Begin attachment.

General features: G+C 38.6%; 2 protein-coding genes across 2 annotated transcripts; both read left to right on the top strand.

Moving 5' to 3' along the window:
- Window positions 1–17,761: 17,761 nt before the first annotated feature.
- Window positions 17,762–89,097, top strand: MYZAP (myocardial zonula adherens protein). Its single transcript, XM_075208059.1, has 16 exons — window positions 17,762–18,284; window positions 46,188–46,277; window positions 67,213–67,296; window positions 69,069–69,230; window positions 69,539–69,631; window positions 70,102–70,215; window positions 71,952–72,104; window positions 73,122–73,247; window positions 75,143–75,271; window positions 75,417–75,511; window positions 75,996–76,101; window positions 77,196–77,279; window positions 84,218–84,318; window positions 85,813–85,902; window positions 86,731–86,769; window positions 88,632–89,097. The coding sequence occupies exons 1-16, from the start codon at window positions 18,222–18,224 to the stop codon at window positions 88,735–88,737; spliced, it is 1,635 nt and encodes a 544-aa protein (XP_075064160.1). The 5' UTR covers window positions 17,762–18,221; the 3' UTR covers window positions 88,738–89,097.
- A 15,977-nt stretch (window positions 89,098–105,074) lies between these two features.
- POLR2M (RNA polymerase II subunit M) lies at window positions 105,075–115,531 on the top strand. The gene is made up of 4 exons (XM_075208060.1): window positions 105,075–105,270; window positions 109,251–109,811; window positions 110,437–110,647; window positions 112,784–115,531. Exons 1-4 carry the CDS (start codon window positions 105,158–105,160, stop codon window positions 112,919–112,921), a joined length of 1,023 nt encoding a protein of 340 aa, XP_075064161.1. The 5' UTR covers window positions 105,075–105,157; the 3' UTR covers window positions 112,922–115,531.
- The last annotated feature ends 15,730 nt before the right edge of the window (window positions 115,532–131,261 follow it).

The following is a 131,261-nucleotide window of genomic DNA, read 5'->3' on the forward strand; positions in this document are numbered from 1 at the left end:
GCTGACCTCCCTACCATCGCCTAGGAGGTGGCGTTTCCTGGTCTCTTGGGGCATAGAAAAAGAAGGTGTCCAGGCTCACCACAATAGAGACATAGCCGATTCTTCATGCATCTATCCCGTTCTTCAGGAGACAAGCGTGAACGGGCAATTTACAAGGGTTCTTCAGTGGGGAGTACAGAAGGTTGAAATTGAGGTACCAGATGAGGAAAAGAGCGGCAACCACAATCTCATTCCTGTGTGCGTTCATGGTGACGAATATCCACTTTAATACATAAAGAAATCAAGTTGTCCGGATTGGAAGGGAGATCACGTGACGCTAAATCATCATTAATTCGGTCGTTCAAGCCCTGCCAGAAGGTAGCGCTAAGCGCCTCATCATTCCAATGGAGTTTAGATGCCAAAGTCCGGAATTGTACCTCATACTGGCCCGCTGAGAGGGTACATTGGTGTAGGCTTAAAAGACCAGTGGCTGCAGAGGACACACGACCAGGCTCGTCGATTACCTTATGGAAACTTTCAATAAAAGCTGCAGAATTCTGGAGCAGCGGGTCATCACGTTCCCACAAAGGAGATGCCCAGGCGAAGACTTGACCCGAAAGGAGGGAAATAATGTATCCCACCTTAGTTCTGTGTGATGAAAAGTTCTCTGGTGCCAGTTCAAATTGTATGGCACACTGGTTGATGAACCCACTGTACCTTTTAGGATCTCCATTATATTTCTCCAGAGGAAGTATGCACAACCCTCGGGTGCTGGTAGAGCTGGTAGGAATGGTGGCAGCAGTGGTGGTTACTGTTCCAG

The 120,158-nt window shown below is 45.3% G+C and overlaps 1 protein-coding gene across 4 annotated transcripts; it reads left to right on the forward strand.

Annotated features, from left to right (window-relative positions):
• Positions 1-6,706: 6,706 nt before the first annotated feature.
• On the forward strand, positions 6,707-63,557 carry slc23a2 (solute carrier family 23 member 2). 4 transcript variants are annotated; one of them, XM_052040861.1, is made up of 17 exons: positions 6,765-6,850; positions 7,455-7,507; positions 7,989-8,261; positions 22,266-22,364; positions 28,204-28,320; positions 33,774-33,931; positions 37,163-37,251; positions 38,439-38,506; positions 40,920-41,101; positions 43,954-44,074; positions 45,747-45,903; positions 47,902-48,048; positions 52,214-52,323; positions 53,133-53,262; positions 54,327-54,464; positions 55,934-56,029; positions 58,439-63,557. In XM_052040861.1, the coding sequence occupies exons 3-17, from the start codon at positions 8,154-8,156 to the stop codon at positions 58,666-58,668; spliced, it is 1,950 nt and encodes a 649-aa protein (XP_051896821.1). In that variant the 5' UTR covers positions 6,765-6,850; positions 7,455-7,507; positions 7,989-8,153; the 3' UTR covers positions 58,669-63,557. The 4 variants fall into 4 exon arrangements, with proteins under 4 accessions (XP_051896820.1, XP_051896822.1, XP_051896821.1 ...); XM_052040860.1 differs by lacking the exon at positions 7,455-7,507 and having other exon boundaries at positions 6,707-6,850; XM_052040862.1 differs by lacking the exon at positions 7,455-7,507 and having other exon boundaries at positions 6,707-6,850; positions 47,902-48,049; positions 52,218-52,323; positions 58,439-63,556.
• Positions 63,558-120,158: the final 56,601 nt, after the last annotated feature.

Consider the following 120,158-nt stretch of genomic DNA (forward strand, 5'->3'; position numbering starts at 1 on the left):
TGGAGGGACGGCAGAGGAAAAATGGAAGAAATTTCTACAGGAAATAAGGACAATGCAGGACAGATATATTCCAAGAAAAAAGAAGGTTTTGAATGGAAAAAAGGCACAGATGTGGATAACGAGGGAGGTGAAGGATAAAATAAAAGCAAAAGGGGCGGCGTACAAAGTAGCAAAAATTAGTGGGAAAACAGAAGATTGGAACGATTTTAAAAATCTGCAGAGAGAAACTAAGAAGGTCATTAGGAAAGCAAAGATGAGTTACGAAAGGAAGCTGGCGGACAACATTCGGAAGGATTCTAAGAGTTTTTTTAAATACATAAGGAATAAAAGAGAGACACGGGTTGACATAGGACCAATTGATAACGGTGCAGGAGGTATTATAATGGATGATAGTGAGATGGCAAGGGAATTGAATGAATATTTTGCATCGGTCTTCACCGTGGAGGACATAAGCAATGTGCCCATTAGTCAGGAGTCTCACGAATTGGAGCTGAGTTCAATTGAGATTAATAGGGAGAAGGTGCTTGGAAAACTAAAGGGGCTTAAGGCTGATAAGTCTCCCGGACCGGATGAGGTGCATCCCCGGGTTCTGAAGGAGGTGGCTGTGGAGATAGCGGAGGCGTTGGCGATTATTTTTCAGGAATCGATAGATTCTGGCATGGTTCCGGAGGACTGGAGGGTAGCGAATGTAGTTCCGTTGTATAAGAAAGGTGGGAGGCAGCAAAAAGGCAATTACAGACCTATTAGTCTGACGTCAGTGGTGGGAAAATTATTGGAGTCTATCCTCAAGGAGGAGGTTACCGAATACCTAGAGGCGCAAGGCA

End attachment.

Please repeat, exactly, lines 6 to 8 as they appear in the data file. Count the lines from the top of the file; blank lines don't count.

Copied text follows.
- POLR2M (RNA polymerase II subunit M) lies at window positions 105,075–115,531 on the top strand. The gene is made up of 4 exons (XM_075208060.1): window positions 105,075–105,270; window positions 109,251–109,811; window positions 110,437–110,647; window positions 112,784–115,531. Exons 1-4 carry the CDS (start codon window positions 105,158–105,160, stop codon window positions 112,919–112,921), a joined length of 1,023 nt encoding a protein of 340 aa, XP_075064161.1. The 5' UTR covers window positions 105,075–105,157; the 3' UTR covers window positions 112,922–115,531.
- The last annotated feature ends 15,730 nt before the right edge of the window (window positions 115,532–131,261 follow it).

The following is a 131,261-nucleotide window of genomic DNA, read 5'->3' on the forward strand; positions in this document are numbered from 1 at the left end: